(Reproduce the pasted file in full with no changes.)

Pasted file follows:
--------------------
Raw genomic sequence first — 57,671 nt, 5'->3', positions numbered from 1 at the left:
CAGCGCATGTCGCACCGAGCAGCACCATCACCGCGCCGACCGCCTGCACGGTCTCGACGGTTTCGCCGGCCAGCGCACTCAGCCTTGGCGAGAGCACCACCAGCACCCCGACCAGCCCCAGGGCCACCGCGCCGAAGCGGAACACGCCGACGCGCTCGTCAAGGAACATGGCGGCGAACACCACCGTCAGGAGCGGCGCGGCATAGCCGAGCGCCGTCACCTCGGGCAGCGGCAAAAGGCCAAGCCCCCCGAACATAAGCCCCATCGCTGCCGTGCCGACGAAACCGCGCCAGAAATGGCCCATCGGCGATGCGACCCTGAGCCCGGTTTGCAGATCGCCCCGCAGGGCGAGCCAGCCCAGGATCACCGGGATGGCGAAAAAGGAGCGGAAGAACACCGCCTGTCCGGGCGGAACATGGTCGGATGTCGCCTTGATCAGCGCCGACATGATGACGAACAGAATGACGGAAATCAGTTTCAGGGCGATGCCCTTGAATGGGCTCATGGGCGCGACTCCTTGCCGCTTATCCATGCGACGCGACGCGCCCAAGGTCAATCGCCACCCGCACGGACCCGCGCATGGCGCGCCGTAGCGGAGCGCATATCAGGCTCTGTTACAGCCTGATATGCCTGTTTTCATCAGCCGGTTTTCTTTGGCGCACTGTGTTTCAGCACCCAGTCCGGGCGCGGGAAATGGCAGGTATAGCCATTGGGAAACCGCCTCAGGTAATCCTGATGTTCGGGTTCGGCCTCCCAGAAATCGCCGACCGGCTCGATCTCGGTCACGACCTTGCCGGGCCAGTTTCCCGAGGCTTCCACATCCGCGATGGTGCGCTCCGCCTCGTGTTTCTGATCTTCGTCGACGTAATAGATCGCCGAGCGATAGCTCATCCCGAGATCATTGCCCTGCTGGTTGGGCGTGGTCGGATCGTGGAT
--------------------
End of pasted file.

Raw genomic sequence first — 57,671 nt, 5'->3', positions numbered from 1 at the left:
CAGCGCATGTCGCACCGAGCAGCACCATCACCGCGCCGACCGCCTGCACGGTCTCGACGGTTTCGCCGGCCAGCGCACTCAGCCTTGGCGAGAGCACCACCAGCACCCCGACCAGCCCCAGGGCCACCGCGCCGAAGCGGAACACGCCGACGCGCTCGTCAAGGAACATGGCGGCGAACACCACCGTCAGGAGCGGCGCGGCATAGCCGAGCGCCGTCACCTCGGGCAGCGGCAAAAGGCCAAGCCCCCCGAACATAAGCCCCATCGCTGCCGTGCCGACGAAACCGCGCCAGAAATGGCCCATCGGCGATGCGACCCTGAGCCCGGTTTGCAGATCGCCCCGCAGGGCGAGCCAGCCCAGGATCACCGGGATGGCGAAAAAGGAGCGGAAGAACACCGCCTGTCCGGGCGGAACATGGTCGGATGTCGCCTTGATCAGCGCCGACATGATGACGAACAGAATGACGGAAATCAGTTTCAGGGCGATGCCCTTGAATGGGCTCATGGGCGCGACTCCTTGCCGCTTATCCATGCGACGCGACGCGCCCAAGGTCAATCGCCACCCGCACGGACCCGCGCATGGCGCGCCGTAGCGGAGCGCATATCAGGCTCTGTTACAGCCTGATATGCCTGTTTTCATCAGCCGGTTTTCTTTGGCGCACTGTGTTTCAGCACCCAGTCCGGGCGCGGGAAATGGCAGGTATAGCCATTGGGAAACCGCCTCAGGTAATCCTGATGTTCGGGTTCGGCCTCCCAGAAATCGCCGACCGGCTCGATCTCGGTCACGACCTTGCCGGGCCAGTTTCCCGAGGCTTCCACATCCGCGATGGTGCGCTCCGCCTCGTGTTTCTGATCTTCGTCGACGTAATAGATCGCCGAGCGATAGCTCATCCCGAGATCATTGCCCTGCTGGTTGGGCGTGGTCGGATCGTGGAT